Learning to Live Diversity in India
Image courtesy: Speaking Tiger
Twenty-two-year-old Wendy Doniger of Great Neck, Long Island, NY arrived in Calcutta in August 1963, on a scholarship to study Sanskrit and Bengali. It was her first visit to the country whose history and culture she was deeply interested in. Over the coming year—a lot of it spent in Tagore’s Shantiniketan—she would fall completely in love with the place she had till then known only through books.
In An American Girl in India: Letters and Recollections, 1963-64 (Speaking Tiger, 2022), the country comes alive through her vivid prose, introspective yet playful, and her excitement is on full display whether she is writing of the paradoxes of Indian life, the picturesque countryside, the peculiarities of Indian languages, or simply the mechanics of a temple ritual that she doesn’t understand.
In this conversation with Githa Hariharan, Doniger talks about her letters and recollections as well as her journey, from the young girl who wrote those letters to the woman looking back and how in many ways, that journey has also been the journey of what India was and what it has become.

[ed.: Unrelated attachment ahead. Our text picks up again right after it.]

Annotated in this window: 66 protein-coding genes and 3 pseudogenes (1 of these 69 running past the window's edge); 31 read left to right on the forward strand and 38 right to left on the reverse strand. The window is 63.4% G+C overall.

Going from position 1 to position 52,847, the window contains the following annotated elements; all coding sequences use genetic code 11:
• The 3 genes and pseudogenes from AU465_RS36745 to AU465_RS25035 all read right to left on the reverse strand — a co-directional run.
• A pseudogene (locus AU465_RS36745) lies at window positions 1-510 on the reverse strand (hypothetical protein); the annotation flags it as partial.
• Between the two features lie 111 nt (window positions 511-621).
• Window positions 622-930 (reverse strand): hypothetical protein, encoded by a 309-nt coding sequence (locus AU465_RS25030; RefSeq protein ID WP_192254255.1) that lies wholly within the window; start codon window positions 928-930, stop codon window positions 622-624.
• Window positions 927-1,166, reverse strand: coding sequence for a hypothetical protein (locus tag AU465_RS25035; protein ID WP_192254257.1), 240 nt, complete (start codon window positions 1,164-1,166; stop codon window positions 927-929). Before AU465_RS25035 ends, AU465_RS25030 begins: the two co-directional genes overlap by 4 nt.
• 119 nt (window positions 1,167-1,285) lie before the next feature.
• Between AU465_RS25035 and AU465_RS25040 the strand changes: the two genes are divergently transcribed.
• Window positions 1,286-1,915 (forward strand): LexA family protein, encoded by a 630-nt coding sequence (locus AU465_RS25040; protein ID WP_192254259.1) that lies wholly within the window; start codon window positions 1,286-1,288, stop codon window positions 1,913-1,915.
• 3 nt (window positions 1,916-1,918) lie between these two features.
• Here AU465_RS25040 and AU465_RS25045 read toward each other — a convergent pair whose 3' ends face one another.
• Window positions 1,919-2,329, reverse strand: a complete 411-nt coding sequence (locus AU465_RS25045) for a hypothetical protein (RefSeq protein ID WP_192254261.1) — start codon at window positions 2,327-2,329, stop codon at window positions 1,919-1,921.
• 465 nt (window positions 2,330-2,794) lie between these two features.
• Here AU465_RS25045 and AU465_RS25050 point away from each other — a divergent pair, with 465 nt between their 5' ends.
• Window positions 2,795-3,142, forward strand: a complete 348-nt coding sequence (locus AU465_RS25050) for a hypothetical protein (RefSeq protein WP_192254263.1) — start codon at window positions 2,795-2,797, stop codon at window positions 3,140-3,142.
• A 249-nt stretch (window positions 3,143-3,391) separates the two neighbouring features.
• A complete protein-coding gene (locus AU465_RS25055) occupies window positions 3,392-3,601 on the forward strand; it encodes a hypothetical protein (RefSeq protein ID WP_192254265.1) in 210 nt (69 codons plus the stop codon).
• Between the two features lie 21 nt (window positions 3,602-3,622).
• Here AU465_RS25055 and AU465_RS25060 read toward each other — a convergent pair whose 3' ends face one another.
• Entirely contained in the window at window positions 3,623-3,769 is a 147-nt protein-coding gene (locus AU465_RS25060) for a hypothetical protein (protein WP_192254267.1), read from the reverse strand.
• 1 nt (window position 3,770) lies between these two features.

Wendy Doniger | UChicagoNews
Githa Hariharan (GH): Throughout the collection of letters and recollections in An American Girl in India, I had a sense of a ‘prequel’ – in terms of the work you have done, the first loves that have grown deeper, and the books; but also the kind of person you have become. In what ways did travel, specifically travel to a crazily diverse place like India, train you in crossing cultural borders? In being open-minded to ideas as well as experiences?
Wendy Doniger (WD): That first trip to India was indeed the most important educational experience in my life, so much more important than everything I ever learned in universities. The letters betray the constant tension between my passionate love of so many facets of Indian life – the ancient culture, the people I met, the architecture, the music, the food, even the extremes of the climate – and my disappointment in myself for not being able to love everything about India, the poverty, the begging; I never got used to being begged from, especially by women and children. I learned how to go on loving and appreciating all the facets of India – and by extension, eventually, all sorts of other things on the planet earth, and indeed other peoples – despite being painfully aware of many of their tragic shortcomings. In particular, I learned to appreciate all that I loved about Hinduism – its diversity, its great stories, its passions, its architecture, its music – without losing my awareness of its capacity for violence, in animal sacrifices as well as in human conflicts, perhaps, in some ways, always reflecting the violence of the climate.